In the bedroom, a bed designed by Osvaldo Borsani and Arnaldo Pomodoro (1960s), with a duvet cover by Missoni Home, a print on acrylic (above the bed) by Irene Mamiye (2014), and original Bamboo floor lamps by Giusto Toso for Fratelli Toso (1970). Richard Powers

The 20-month restoration gave Ike time to pad out his own version of L’Avventura. After painting the original plaster walls with tinted limewash, which echoed the papery effects of fresco, he studied those mesmerizing magazine ads more closely and chose pieces from his collection that would make the trip to Maine. From his homes and storage units in New Jersey and San Diego, he earmarked a pair of Paolo Buffa rush-seated chairs, a Gino Sarfatti floor lamp for Arteluce, and an Osvaldo Borsani brass bed. Even so, the 2,700-square-foot space needed some filling in. “This place soaks up a lot of furniture,” Ike says. So he purchased a sprawling brown velvet sectional sofa by Mario Bellini and another in black leather by de Sede. He also bought a Joe Colombo freestanding motorized bar (“very Bond-like,” he says) and a swan-shaped fiberglass chaise, both of which were procured through his longtime network of regional auction houses in Italy.

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Ike’s fascination with Italian modernism dates back to his grad-student days at Columbia University, when he came across an exhibition catalog for Emilio Ambasz’s 1972 Museum of Modern Art exhibition, “Italy: The New Domestic Landscape.” He never forgot Ambasz’s radical, politically charged survey. “That catalog got me going,” Ike says, though it would be decades before he began buying and only after a detour into Scandinavian Modern. “My collection isn’t super one-off rare stuff—it’s really production material,” he says. “That’s what makes it cool to me. It’s accessible, not über-precious. It really was great design for the masses.” Embracing the chips and tears of age, he buys mostly vintage pieces and rarely bothers having them restored.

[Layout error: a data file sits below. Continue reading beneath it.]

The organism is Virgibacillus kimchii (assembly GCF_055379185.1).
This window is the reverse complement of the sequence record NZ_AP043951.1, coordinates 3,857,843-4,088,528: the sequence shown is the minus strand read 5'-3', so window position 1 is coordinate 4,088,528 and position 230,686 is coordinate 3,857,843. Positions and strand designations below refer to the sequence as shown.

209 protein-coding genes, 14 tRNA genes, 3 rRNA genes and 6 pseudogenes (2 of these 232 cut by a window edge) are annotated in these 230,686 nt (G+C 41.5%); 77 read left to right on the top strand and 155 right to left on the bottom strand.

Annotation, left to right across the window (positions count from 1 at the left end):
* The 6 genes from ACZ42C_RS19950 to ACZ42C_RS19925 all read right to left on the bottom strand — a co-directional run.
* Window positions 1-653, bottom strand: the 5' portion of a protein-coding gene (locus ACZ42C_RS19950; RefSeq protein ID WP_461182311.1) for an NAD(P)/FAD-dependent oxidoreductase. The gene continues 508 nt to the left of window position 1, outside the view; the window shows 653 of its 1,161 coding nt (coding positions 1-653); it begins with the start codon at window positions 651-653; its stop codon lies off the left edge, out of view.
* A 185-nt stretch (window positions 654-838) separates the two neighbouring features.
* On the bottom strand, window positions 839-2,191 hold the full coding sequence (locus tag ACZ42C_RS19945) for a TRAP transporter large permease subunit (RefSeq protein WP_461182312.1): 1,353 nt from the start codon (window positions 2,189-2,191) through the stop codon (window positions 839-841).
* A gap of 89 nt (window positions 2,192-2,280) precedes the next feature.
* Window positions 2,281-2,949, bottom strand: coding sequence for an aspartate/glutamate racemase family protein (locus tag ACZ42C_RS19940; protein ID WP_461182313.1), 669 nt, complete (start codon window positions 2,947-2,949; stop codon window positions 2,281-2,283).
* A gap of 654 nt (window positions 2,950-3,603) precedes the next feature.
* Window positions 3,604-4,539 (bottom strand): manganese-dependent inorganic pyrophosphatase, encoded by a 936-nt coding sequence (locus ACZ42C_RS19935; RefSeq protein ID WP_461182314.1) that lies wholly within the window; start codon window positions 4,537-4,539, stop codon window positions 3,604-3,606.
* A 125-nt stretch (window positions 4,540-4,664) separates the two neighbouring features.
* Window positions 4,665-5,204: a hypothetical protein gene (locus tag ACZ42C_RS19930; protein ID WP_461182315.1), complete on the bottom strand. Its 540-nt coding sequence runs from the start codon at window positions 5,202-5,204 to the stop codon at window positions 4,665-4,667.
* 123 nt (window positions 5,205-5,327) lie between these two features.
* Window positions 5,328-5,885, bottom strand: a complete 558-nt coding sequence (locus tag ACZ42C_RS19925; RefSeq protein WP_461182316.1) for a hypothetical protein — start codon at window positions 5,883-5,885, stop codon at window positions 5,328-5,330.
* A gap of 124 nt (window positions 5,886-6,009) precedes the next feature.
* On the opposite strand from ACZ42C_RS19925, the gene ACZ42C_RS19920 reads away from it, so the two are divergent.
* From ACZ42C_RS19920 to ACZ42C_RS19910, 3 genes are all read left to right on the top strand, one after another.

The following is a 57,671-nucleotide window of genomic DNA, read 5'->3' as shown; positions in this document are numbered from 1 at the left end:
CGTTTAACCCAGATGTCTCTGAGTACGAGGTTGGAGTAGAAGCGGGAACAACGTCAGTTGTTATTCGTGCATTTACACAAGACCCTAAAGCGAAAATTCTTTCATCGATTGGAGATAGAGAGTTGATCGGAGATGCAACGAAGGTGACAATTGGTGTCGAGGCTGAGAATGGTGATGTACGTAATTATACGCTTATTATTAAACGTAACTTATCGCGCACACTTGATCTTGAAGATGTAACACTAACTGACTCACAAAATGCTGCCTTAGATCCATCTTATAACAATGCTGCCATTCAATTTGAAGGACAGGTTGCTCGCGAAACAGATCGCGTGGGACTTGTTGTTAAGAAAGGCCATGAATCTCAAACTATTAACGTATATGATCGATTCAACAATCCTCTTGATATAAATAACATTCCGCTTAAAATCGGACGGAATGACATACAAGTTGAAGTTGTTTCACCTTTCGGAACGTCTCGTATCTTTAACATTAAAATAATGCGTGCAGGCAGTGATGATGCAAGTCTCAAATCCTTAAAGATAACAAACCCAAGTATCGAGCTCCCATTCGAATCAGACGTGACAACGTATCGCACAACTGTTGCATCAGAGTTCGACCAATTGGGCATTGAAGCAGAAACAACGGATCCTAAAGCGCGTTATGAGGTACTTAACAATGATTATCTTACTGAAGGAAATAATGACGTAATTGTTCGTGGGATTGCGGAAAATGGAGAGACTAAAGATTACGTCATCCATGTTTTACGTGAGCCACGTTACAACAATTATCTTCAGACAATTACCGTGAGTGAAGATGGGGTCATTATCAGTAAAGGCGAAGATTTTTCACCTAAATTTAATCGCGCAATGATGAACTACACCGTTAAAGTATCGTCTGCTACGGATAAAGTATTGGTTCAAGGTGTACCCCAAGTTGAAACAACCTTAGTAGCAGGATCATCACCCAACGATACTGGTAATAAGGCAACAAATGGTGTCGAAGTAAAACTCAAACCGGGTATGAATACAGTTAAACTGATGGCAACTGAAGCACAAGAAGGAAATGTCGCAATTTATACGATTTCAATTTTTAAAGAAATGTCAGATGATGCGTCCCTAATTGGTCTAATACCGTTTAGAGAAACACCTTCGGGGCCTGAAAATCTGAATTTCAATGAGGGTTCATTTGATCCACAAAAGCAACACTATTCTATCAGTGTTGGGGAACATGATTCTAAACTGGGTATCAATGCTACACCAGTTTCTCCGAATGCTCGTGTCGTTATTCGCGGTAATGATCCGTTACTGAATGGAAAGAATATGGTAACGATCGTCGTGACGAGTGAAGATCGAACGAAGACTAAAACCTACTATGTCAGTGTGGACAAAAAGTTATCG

His laid-back approach suits the impromptu nature of the Ike family’s new palazzo, which they’ve begun to regard as a possible exit strategy from New York. The architect has installed his McIntosh MC275 amp and preamp/tuner and his mammoth Klipschorn speakers, along with a vintage turntable and his sizable vinyl record collection.


A Doug Hylan– designed peapod boat is stored in the boat shop. The walls are made from refurbished beadboard. Richard Powers

“Music sounds great up there,” he says. “Robert definitely benefits from my music.” To add to the cool factor, on weekdays Steve White shows up for work at the boat shop in his 1975 El Camino. Just in case there was any doubt about it being a new day at the Odd Fellows Hall.